Great insights by Danny. As it turns out Google did partnered with RealNames back in late 1999, on the days where it served only five million daily search queries (now it is serving nearly 12 billion). By that partnership, Google featured some RealNames links on the results where there was a small “RN” indication near those certain results.

Back then when Google didn’t was so popular as today and the whole search industry was still pretty young and unclear, the partnership didn’t created much noise and buzz as you would have expected in today’s state. This deal has ended on mid 2000 when RealNames affiliate Program has ended.

FTC Guidelines

As Danny stated, it appears that from the FTC (U.S. Federal Trade Commission) point of view, the DuckDuckGo’s case is indeed a gray area. In June 2002, the FTC filed several recommendations for search engine companies about paid results:

any paid ranking search results are distinguished from non-paid results with clear and conspicuous disclosures;
the use of paid inclusion is clearly and conspicuously explained and disclosed;
and no affirmative statement is made that might mislead consumers as to the basis on which a search result is generated.

DuckDuckGo has a clear disclosure about how it makes money (although not so easy to find), so it is covered from that angle. However, the affiliate links inside the organic results aren’t distinguished as paid results. The problem is the definition of “paid results”.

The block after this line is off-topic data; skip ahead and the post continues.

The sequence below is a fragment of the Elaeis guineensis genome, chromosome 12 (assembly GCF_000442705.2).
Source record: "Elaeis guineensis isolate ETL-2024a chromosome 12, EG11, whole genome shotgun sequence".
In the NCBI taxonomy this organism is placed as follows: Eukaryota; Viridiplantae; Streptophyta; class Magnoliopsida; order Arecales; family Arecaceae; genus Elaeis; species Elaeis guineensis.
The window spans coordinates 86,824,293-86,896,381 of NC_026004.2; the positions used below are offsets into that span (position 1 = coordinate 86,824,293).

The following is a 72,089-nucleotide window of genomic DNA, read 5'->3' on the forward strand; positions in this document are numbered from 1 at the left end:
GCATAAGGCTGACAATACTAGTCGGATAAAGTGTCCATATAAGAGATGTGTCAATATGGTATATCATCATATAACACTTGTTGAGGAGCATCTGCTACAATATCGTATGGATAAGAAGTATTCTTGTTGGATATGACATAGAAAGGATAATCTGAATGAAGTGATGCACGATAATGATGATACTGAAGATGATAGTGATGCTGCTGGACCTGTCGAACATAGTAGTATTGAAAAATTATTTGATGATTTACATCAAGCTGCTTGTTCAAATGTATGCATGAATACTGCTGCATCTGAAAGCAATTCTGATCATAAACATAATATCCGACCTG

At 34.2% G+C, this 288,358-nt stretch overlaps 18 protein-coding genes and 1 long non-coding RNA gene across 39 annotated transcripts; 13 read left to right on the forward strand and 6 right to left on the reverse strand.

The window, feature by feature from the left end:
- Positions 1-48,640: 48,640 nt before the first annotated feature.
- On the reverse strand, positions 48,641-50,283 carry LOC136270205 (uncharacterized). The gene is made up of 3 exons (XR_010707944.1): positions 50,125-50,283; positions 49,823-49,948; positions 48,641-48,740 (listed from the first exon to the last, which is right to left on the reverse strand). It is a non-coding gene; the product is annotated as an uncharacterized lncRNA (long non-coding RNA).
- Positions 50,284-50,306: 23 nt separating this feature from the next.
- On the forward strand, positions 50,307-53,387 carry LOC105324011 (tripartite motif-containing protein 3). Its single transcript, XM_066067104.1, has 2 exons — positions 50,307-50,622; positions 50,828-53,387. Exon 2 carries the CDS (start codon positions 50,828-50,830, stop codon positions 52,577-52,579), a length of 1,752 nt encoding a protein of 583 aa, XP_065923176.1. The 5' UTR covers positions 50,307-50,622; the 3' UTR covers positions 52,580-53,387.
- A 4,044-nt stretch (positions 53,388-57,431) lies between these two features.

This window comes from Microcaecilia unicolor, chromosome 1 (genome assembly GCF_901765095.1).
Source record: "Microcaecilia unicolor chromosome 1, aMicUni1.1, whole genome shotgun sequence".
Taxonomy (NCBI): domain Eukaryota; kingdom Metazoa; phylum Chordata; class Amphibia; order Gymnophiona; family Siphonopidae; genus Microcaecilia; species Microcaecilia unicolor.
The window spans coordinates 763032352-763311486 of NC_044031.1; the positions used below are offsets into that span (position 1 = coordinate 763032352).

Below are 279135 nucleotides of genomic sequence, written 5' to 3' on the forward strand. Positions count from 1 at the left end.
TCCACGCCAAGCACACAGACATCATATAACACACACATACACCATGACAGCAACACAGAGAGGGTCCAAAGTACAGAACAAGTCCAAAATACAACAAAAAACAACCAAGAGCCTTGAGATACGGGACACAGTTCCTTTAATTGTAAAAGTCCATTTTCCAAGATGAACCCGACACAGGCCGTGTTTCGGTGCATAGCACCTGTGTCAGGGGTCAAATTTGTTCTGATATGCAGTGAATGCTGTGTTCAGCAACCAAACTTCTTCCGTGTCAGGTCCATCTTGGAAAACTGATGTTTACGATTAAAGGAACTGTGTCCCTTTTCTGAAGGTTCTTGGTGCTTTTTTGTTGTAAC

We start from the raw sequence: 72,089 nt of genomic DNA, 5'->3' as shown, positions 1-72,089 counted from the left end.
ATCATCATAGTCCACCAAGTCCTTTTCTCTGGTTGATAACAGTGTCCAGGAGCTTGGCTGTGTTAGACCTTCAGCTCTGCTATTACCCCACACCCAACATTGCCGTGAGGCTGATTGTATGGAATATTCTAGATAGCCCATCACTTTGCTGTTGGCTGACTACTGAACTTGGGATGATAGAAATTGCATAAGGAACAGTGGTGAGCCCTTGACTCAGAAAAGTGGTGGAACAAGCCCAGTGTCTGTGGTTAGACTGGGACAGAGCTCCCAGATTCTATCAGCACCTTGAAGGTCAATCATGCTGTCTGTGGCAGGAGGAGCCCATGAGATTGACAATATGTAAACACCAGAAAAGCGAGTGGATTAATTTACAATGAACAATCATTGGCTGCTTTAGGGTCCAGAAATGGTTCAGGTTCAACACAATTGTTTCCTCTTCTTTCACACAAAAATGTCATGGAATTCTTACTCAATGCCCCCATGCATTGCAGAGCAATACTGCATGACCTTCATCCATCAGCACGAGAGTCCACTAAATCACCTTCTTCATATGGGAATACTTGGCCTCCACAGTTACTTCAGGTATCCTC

DuckDuckGo doesn’t profit directly when users are visiting certain eCommerce sites (like Amazon) through its search engine. It earns commissions ONLY when the visitors are making purchases on these sites. Consequently, it is unclear if the FTC sees it as “paid results”, thus gray area.

Hypocrisy, Trust and Objectivity

I think that what is bothering me the most in the DuckDuckGo story is its hypocrisy. It seems that the company used almost every opportunity it had to slam and trash other search engines for not thinking about the users and only thinking about profits. Now it looks hypocrite.

We should trust search engines to provide us the best objective results as possible without any income stream considerations. With affiliate links inside the ORGANIC results I don’t think it is possible to fully trust ANY search engine.

But trust isn’t directly attached only to profits. What about promoting the company’s own web properties on the search results? Google is clearly doing it with this whole Search Plus Your World fiasco (I personally opted it out by default). Engineers from Facebook and Twitter even launched a tool to show how not objective the results are.

Bing (which also powers Yahoo’s results) also promoting certain search results based on deals with Facebook and Twitter. Is it driven from purely objective purposes? Probably not.

The big question is if the search engine trust borderline has been crossed. With Google’s Search Plus Your World I think it did. With DuckDuckGo’s affiliate links case I think it is so far behind the borderline, so now it just looks like a tiny dot.